Nanotechnology could improve the efficiency of organic photovoltaic technology, researchers at King Abdullah University of Science and Technology (KAUST) have demonstrated1.
In general, solar cells made from organic materials offer a cheap, simple and sustainable approach to harvesting light from the sun. But there is an urgent need to improve the efficiency of these organic cells.
The performance of these devices is limited by the re-emission of light that has been absorbed, thus detracting energy that should be converted to electricity. When an organic material absorbs light, it can create an exciton — an electron paired to a positively charged equivalent called a hole. This exciton exists for a very short period before recombining radiatively or non-radiatively. So, for a useful current to be produced, the electron and hole must separate before they recombine.
Research by Omar Mohammed and his colleagues from the KAUST Solar and Photovoltaics Engineering Research Center show how the lifetime of excitons in an organic material can be extended by using quantum dots.
Quantum dots are nanometer scale particles. Their advantage in solar-cell technologies is their tunability: the optical properties, such as absorption wavelength, can be changed by varying the size of the dot. Additional molecules attached to the surface of the nanostructure can tailor the functionality of the dots even further.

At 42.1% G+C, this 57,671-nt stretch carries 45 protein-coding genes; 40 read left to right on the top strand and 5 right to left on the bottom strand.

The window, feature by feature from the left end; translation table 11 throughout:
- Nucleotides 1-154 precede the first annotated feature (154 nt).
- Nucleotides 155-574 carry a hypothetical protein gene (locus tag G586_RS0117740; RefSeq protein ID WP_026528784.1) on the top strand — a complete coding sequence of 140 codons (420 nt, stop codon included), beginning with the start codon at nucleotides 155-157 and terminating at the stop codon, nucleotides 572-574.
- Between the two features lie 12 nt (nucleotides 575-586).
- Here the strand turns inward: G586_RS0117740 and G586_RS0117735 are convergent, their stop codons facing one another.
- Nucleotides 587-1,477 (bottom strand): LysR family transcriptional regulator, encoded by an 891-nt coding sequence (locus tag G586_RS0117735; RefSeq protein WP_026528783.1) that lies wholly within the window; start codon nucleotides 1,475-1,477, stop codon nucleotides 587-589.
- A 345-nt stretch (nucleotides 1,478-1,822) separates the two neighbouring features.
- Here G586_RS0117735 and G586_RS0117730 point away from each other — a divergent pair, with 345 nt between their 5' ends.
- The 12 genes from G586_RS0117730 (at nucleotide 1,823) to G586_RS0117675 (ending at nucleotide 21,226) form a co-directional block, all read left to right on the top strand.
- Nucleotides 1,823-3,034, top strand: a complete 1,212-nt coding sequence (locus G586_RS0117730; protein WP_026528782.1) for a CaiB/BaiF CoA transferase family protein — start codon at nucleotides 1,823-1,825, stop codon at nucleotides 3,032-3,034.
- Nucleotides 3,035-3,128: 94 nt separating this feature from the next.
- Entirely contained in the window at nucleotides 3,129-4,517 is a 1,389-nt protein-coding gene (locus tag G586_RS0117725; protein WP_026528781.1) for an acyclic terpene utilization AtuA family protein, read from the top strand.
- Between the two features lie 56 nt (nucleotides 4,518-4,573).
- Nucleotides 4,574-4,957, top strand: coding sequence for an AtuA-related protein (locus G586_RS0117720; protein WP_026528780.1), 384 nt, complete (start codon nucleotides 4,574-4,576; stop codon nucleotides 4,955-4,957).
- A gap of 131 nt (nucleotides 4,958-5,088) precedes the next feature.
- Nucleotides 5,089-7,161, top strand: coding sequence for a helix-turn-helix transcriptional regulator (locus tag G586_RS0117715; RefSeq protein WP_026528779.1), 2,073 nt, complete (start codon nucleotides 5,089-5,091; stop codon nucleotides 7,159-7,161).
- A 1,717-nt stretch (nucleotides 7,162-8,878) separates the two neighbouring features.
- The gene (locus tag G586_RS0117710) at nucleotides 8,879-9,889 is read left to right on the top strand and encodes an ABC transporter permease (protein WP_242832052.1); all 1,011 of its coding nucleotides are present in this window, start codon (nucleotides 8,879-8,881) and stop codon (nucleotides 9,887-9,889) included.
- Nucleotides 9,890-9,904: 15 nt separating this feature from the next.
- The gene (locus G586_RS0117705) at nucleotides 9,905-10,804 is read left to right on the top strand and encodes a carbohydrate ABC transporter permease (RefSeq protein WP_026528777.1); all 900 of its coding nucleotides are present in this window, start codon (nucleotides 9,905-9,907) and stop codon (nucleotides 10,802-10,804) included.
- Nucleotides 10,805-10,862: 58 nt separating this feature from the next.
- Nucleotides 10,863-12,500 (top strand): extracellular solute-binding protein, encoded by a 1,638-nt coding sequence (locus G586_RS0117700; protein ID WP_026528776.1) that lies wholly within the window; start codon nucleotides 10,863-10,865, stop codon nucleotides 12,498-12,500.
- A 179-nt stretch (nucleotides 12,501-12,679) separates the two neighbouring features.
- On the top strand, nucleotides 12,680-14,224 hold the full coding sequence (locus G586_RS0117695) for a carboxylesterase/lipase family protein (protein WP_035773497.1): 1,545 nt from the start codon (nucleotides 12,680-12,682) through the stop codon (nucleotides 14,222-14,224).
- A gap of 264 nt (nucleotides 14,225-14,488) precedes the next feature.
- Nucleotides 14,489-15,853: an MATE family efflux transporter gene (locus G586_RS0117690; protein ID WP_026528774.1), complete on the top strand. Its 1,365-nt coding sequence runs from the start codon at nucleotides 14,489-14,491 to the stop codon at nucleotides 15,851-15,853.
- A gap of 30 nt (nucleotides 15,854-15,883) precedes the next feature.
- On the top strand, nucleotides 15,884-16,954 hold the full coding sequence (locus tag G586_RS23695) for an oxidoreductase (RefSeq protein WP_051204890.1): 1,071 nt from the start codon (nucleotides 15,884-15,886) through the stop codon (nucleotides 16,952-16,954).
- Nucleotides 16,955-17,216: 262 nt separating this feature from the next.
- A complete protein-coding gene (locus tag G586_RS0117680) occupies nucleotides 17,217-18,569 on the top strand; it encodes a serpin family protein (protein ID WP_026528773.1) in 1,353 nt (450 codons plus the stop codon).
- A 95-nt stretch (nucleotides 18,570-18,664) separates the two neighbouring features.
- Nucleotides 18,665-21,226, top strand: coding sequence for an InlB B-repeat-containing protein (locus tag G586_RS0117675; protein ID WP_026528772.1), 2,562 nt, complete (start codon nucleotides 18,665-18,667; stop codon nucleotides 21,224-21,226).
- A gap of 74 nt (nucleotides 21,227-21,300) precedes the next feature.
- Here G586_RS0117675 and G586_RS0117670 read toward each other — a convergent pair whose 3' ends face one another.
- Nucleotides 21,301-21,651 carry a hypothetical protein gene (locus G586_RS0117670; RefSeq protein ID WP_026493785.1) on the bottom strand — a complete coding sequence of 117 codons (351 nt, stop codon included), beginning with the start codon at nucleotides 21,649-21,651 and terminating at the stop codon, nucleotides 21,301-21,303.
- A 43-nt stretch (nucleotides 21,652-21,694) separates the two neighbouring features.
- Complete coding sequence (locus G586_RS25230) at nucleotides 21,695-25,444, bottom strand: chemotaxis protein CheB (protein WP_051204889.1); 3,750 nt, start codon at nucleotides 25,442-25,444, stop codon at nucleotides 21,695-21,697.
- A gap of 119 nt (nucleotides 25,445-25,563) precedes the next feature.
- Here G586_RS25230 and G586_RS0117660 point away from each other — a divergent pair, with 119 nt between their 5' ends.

Mohammed’s team investigated a family of organic compounds (commonly used in solar applications) known as porphyrins. The electron-hole pair generated in porphyrin by light absorption forms a high-energy exciton, which then relaxes to one of two different lower-energy excitons know as a singlet and a triplet.
“The photo-generated singlet excitons exhibit very short lifetimes and consequently they have short diffusion lengths, which is one of the greatest challenges for achieving high power-conversion efficiencies in solar-cell devices,” explains Mohammed. “Triplet excitons with their long lifetimes are an alternative way to overcome this problem.”
The researchers showed that cadmium telluride quantum dots can improve not only the path from excited exciton to triplet exciton — so-called intersystem crossing, but also the elongation of the triplet exciton lifetime. They were able to tune the intersystem crossing and the triplet state lifetime by changing the size of the quantum dots in the solution.
“We are currently testing other absorber materials and other semiconductor quantum dots,” says Mohammed. “In addition, we are planning to fabricate solar cell devices from these nano-assembles.”